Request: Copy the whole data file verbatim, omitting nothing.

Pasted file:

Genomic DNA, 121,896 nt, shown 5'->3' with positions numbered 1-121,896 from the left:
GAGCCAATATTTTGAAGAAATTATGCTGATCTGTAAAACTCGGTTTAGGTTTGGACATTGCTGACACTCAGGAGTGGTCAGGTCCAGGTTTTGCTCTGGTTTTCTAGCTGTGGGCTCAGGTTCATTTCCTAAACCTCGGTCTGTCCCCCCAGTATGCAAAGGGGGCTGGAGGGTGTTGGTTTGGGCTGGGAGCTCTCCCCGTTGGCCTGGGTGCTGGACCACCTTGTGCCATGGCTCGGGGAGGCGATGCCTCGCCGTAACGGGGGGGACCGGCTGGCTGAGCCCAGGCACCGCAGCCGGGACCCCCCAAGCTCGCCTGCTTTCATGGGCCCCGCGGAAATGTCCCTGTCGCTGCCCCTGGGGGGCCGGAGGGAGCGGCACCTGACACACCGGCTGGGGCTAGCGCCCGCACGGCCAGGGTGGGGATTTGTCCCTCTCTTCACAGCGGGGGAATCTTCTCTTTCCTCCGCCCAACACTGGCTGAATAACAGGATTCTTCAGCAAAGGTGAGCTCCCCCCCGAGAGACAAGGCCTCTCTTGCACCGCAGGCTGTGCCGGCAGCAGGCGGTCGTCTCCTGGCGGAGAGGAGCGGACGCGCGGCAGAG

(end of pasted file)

Genomic DNA, 121,896 nt, shown 5'->3' with positions numbered 1-121,896 from the left:
GAGCCAATATTTTGAAGAAATTATGCTGATCTGTAAAACTCGGTTTAGGTTTGGACATTGCTGACACTCAGGAGTGGTCAGGTCCAGGTTTTGCTCTGGTTTTCTAGCTGTGGGCTCAGGTTCATTTCCTAAACCTCGGTCTGTCCCCCCAGTATGCAAAGGGGGCTGGAGGGTGTTGGTTTGGGCTGGGAGCTCTCCCCGTTGGCCTGGGTGCTGGACCACCTTGTGCCATGGCTCGGGGAGGCGATGCCTCGCCGTAACGGGGGGGACCGGCTGGCTGAGCCCAGGCACCGCAGCCGGGACCCCCCAAGCTCGCCTGCTTTCATGGGCCCCGCGGAAATGTCCCTGTCGCTGCCCCTGGGGGGCCGGAGGGAGCGGCACCTGACACACCGGCTGGGGCTAGCGCCCGCACGGCCAGGGTGGGGATTTGTCCCTCTCTTCACAGCGGGGGAATCTTCTCTTTCCTCCGCCCAACACTGGCTGAATAACAGGATTCTTCAGCAAAGGTGAGCTCCCCCCCGAGAGACAAGGCCTCTCTTGCACCGCAGGCTGTGCCGGCAGCAGGCGGTCGTCTCCTGGCGGAGAGGAGCGGACGCGCGGCAGAG